It makes sense, the designers want to boards to rotate in a nice tight uniform pattern. What would happen if there was significant weight distributed towards one end or the other in that equipment? The shuv based tricks would sort of wobble as the heavier end would pull the rotation away from the rider. Also, there would be a tendency for the heavier end to want to hang down, preventing a flat rotation, due to the effects of gravity. Unless of course you think gravity doesn’t exist.
Let’s just accept that as anecdotal evidence for this discussion, other sports that focus on non-directional riding and shuv based tricks TYPICALLY use equipment that is unform in weight distribution creating a center of mass or balance point that is between the riders feet.
Surf style boards sure as hell ain’t that! BUT and here is the kicker, some folks that couldn’t tell you the difference between a chunk of PU foam and a chunk of XPS foam, decided that riding surf style boards like they were non-directional was the SHIT! Lordy.
Now that we it’s purely evident that you simply have to ride your surf style board like it’s non-directional, you damn well better have one that helps you ride that way! If you don’t have a back big, and shuv-in, shuv-out combo, you’ll always be in the audience looking up at the podium in the surf style divisions.
So we made some revisions to the flyboy over the last few years. We started the process way WAY back in the day with Dennis Horton, and we think it was his idea. He is the current EWT chief judge and we think that he is in charge of sales for The Walker Project. He has some offical duty there.
What we did, way way back then was attached some wheel weight to the nose of the board to try and affect the balance point. We didn’t realize at that time, that wasn’t the point. It wasn’t add just enough weight to change that balance point. It was this concept of the center of mass. Wakeskates, flow boards, skateboards, skimboards all have it, because of…uniform construction and uniform distribution of weight and mass throughout the equipment. Skateboards are a little off, because of the trucks and wheels, but they are uniform in that they have an offsetting pair on both ends. What is useful is that mass winds up being uniform over a very small piece of equipment.
When we did our experiments, placing the wheel weights way out at the end sort of balanced it lengthwise, but not sort of widthwise, nor was it in close to where the forces applied would act on that weight. It reminded us of that olympic sport the hammer. All the weight way out on the end all the force way out on the other end!!!! So what we found, to get a more uniform rotation was to shift some of the mass under the riders feet. Here is MORE AMAZING ARTWORK that sort of gives a representation. It’s not really what we are doing, but it gives you the concept.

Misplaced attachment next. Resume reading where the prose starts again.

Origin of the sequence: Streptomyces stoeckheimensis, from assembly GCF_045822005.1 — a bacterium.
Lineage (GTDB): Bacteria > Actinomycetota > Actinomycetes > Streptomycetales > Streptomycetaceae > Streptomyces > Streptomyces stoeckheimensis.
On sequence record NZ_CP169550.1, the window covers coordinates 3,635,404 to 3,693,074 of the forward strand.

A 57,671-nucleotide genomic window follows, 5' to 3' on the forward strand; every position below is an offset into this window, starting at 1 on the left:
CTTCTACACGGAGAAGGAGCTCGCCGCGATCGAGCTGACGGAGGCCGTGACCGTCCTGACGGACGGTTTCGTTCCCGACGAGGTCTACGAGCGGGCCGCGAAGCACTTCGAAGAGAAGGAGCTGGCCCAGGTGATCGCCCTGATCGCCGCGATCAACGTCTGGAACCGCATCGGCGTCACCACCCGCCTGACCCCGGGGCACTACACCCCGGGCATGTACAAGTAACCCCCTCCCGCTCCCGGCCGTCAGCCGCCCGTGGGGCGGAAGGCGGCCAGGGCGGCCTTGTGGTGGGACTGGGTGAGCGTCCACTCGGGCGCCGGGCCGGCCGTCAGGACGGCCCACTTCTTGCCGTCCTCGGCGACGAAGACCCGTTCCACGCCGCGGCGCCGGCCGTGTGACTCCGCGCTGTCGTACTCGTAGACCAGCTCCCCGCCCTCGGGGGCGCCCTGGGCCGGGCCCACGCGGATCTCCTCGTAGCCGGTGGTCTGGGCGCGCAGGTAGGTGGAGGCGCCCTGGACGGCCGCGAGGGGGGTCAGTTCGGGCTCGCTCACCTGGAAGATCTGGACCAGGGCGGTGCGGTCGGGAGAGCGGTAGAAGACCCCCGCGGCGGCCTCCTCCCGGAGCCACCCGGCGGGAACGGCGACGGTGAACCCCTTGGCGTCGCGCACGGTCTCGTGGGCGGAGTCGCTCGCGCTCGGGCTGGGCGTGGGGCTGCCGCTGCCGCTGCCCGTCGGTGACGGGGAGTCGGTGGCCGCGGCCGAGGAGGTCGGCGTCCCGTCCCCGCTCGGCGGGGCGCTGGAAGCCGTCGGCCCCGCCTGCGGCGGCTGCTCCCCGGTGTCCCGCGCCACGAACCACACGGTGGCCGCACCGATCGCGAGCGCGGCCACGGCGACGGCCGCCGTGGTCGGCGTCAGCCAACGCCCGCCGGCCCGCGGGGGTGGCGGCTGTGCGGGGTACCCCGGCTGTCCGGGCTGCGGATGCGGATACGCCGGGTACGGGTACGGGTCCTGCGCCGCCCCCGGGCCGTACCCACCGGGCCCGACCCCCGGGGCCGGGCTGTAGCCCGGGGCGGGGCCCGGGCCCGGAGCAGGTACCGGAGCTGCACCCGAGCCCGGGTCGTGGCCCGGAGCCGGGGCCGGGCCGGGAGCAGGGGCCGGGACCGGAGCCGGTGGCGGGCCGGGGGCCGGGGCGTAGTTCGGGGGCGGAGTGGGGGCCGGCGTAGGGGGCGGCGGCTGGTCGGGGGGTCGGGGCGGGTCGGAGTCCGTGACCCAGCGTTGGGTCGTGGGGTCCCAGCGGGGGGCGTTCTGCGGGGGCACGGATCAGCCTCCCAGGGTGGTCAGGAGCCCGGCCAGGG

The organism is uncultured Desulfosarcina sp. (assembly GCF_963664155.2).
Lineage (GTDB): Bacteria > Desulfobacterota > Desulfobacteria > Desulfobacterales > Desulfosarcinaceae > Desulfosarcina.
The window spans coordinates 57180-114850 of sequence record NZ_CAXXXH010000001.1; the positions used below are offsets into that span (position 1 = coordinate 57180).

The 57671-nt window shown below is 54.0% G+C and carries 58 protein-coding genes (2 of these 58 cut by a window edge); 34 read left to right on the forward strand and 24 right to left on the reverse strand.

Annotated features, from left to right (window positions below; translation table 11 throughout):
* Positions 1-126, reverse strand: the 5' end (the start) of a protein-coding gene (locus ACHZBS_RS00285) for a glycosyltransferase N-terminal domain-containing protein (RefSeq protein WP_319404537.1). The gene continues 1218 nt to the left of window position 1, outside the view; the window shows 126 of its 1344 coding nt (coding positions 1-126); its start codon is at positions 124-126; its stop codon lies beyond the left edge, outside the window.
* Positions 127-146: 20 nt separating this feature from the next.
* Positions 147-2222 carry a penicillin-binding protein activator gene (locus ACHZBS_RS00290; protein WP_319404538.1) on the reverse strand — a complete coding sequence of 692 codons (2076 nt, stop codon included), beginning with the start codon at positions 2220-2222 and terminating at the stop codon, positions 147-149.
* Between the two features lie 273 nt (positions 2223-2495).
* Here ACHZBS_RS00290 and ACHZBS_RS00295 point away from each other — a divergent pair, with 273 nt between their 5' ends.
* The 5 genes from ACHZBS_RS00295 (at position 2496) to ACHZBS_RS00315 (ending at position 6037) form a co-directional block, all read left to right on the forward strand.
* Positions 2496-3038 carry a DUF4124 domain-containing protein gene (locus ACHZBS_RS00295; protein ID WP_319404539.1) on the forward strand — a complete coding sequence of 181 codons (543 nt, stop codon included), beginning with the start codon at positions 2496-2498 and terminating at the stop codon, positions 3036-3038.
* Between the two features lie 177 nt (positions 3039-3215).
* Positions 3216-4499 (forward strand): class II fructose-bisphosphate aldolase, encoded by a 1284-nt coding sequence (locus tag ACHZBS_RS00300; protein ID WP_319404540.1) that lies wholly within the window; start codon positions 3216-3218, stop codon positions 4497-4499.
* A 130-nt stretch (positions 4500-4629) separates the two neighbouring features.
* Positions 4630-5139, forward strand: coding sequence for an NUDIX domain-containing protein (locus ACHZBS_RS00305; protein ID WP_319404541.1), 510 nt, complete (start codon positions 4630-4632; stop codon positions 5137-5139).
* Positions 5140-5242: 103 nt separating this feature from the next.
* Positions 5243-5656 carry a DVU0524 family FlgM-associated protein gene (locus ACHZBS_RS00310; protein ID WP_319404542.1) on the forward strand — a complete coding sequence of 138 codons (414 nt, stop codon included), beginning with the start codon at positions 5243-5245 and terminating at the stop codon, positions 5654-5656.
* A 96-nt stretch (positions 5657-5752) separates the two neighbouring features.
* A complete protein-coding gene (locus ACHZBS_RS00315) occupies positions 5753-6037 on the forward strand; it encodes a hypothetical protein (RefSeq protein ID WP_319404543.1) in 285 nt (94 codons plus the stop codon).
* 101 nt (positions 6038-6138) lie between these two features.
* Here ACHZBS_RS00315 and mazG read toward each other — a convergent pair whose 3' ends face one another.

It’s creating more uniform weight distribution towards the middle of the board, between the riders feet. The idea being to create a center of mass and balance point such that when the surf style board is forced to be ridden non-directional, you get that rotation where you want it! Not spiraling way out of control.
Short video of James landing a front big and back big from an IG edit and a week or so ago.
For our mobile enabled friends here is a link to that video of James Walker landing the front and back big on his newest Flyboy, if the embed above doesn’t work for you.
Ok, we should add that you can sort of move the center of mass with stumpy nosed boards, It leaves volume and weight way out at the nose. It still requires that they be shaped like bigger boards and they ride that way. The concept is shape a 5’4″ board like a normal surf style board and then hack the last 6 inches off. The rest of the outline is still that 5’4″ board. BUT, it is effective in shifting weight forward and changing the center of mass along with it. We made shorter boards, to beign with, because we thought the 5’4″ boards rides sucked out loud and still do.
So we had to address this forced requirement where judging in the surf style divisions only rewards bards for being ridden against what they were actually designed to do. They have to ride more non-directional, against their very design! But we also didn’t want to give up the quality ride associated with a surf style board. Longer and stumpier reduces that, in our opinion. They ride like longer boards and as we mentioned the other day, prevent you from tucking in closer to the wake face.
So, we balanced the mass instead! That was a bunch to read! We really appreciate if you made it through all of that, it was a lot to take in. We’ll talk more about all of this, is smaller bits, we promise, as we begin documenting the build.
Thanks again for following along, we really appreciate it!